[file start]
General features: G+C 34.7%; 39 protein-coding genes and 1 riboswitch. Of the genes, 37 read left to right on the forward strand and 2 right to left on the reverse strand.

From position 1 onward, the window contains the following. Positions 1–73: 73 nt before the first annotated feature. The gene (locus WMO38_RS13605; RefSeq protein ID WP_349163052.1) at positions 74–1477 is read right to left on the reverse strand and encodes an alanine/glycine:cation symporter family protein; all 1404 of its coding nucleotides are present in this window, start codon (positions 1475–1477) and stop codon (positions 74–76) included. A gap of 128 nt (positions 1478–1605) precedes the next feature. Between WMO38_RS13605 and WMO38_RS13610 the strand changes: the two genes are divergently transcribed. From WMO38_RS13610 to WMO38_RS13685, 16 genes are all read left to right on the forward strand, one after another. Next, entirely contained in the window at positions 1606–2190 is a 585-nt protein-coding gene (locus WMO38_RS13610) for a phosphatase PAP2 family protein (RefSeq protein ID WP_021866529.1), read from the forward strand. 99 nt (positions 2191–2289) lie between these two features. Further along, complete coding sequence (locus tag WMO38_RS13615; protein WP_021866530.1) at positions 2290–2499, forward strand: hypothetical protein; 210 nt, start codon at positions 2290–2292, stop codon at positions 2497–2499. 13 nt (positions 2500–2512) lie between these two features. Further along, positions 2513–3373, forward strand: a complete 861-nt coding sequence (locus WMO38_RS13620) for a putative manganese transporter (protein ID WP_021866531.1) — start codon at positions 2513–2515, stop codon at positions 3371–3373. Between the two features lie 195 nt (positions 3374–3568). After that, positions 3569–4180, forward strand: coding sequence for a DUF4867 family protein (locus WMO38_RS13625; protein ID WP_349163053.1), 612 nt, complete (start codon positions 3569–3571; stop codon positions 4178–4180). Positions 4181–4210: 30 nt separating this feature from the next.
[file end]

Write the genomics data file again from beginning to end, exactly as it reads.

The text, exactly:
General features: G+C 34.7%; 39 protein-coding genes and 1 riboswitch. Of the genes, 37 read left to right on the forward strand and 2 right to left on the reverse strand.

From position 1 onward, the window contains the following. Positions 1–73: 73 nt before the first annotated feature. The gene (locus WMO38_RS13605; RefSeq protein ID WP_349163052.1) at positions 74–1477 is read right to left on the reverse strand and encodes an alanine/glycine:cation symporter family protein; all 1404 of its coding nucleotides are present in this window, start codon (positions 1475–1477) and stop codon (positions 74–76) included. A gap of 128 nt (positions 1478–1605) precedes the next feature. Between WMO38_RS13605 and WMO38_RS13610 the strand changes: the two genes are divergently transcribed. From WMO38_RS13610 to WMO38_RS13685, 16 genes are all read left to right on the forward strand, one after another. Next, entirely contained in the window at positions 1606–2190 is a 585-nt protein-coding gene (locus WMO38_RS13610) for a phosphatase PAP2 family protein (RefSeq protein ID WP_021866529.1), read from the forward strand. 99 nt (positions 2191–2289) lie between these two features. Further along, complete coding sequence (locus tag WMO38_RS13615; protein WP_021866530.1) at positions 2290–2499, forward strand: hypothetical protein; 210 nt, start codon at positions 2290–2292, stop codon at positions 2497–2499. 13 nt (positions 2500–2512) lie between these two features. Further along, positions 2513–3373, forward strand: a complete 861-nt coding sequence (locus WMO38_RS13620) for a putative manganese transporter (protein ID WP_021866531.1) — start codon at positions 2513–2515, stop codon at positions 3371–3373. Between the two features lie 195 nt (positions 3374–3568). After that, positions 3569–4180, forward strand: coding sequence for a DUF4867 family protein (locus WMO38_RS13625; protein ID WP_349163053.1), 612 nt, complete (start codon positions 3569–3571; stop codon positions 4178–4180). Positions 4181–4210: 30 nt separating this feature from the next.